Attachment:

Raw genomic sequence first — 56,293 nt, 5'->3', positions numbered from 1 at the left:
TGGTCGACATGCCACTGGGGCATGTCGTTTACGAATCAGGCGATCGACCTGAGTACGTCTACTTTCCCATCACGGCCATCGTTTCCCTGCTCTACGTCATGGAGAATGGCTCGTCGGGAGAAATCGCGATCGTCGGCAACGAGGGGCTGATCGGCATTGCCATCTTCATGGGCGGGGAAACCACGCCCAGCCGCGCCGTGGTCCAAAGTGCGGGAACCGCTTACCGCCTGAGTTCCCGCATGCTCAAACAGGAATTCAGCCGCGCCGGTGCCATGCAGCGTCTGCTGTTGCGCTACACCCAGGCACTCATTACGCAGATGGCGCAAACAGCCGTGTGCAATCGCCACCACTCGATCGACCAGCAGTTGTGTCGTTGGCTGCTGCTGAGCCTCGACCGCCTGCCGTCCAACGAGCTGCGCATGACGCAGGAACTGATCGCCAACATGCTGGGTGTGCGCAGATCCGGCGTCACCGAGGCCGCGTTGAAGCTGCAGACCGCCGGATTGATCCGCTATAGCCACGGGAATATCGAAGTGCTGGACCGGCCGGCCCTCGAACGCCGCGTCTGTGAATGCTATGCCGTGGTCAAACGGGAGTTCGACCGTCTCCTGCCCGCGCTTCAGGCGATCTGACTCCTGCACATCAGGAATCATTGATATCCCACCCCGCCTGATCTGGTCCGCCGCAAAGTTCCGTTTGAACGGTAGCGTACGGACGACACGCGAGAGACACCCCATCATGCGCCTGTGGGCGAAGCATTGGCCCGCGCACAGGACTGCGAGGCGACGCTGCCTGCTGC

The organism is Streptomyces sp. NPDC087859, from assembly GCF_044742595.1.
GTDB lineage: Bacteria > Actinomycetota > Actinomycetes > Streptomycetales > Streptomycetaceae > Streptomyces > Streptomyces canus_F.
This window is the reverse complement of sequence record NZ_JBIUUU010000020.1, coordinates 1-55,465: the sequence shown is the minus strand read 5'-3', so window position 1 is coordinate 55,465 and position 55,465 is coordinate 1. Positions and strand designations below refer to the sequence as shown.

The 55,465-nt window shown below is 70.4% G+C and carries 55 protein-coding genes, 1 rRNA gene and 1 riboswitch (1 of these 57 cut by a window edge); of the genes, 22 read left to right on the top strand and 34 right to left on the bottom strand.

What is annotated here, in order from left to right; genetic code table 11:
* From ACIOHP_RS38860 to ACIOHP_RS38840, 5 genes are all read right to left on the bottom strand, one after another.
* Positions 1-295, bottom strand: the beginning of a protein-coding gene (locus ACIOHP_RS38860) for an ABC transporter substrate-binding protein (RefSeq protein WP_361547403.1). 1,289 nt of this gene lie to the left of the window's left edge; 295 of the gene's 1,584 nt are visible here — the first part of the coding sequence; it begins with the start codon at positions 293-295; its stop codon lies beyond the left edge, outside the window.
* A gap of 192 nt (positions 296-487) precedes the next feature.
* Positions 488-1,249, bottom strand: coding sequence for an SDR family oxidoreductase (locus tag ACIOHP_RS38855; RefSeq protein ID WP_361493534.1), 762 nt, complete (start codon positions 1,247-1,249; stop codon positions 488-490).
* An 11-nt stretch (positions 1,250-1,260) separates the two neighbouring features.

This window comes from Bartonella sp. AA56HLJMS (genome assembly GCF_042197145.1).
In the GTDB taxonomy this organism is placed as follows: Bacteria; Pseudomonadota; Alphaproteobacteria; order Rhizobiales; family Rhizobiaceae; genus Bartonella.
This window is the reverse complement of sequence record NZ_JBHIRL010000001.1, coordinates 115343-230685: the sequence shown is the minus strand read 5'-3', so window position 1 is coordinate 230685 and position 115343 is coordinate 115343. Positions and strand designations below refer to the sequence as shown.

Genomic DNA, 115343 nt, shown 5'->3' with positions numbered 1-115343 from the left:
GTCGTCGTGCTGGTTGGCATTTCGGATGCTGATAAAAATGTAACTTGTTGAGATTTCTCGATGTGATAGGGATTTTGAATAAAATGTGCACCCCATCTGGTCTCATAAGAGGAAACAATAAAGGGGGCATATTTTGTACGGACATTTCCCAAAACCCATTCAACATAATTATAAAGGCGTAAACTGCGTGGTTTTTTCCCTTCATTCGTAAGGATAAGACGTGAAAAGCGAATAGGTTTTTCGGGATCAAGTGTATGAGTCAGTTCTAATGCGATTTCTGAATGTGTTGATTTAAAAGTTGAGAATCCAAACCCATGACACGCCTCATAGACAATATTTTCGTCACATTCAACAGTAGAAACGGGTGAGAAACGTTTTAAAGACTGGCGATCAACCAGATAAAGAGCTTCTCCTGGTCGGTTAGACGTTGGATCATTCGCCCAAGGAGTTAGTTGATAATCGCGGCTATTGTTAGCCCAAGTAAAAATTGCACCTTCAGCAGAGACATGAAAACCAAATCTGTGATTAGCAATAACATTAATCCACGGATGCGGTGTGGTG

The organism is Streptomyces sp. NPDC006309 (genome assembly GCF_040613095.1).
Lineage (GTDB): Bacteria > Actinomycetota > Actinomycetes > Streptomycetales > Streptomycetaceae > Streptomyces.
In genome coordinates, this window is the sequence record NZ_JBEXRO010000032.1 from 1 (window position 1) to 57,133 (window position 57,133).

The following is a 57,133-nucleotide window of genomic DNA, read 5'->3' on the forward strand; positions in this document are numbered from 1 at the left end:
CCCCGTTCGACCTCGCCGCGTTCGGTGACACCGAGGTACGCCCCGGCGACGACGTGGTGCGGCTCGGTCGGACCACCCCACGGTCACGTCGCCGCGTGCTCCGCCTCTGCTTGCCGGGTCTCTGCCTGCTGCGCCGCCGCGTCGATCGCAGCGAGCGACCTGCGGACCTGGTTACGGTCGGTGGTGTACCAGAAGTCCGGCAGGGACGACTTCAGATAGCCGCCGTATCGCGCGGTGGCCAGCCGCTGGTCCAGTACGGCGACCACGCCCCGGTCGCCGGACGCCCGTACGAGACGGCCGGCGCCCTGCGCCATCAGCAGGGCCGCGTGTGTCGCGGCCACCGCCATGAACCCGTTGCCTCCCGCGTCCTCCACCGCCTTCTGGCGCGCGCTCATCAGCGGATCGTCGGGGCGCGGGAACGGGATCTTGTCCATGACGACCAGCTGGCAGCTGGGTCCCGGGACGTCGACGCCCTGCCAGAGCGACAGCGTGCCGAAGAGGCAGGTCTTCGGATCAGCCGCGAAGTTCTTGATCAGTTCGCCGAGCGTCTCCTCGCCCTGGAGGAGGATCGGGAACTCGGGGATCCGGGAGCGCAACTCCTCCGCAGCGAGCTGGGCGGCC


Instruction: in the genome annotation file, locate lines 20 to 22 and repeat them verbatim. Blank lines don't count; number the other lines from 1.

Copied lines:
In genome coordinates, this window is the sequence record NZ_JBEXRO010000032.1 from 1 (window position 1) to 57,133 (window position 57,133).

The following is a 57,133-nucleotide window of genomic DNA, read 5'->3' on the forward strand; positions in this document are numbered from 1 at the left end:
CCCCGTTCGACCTCGCCGCGTTCGGTGACACCGAGGTACGCCCCGGCGACGACGTGGTGCGGCTCGGTCGGACCACCCCACGGTCACGTCGCCGCGTGCTCCGCCTCTGCTTGCCGGGTCTCTGCCTGCTGCGCCGCCGCGTCGATCGCAGCGAGCGACCTGCGGACCTGGTTACGGTCGGTGGTGTACCAGAAGTCCGGCAGGGACGACTTCAGATAGCCGCCGTATCGCGCGGTGGCCAGCCGCTGGTCCAGTACGGCGACCACGCCCCGGTCGCCGGACGCCCGTACGAGACGGCCGGCGCCCTGCGCCATCAGCAGGGCCGCGTGTGTCGCGGCCACCGCCATGAACCCGTTGCCTCCCGCGTCCTCCACCGCCTTCTGGCGCGCGCTCATCAGCGGATCGTCGGGGCGCGGGAACGGGATCTTGTCCATGACGACCAGCTGGCAGCTGGGTCCCGGGACGTCGACGCCCTGCCAGAGCGACAGCGTGCCGAAGAGGCAGGTCTTCGGATCAGCCGCGAAGTTCTTGATCAGTTCGCCGAGCGTCTCCTCGCCCTGGAGGAGGATCGGGAACTCGGGGATCCGGGAGCGCAACTCCTCCGCAGCGAGCTGGGCGGCC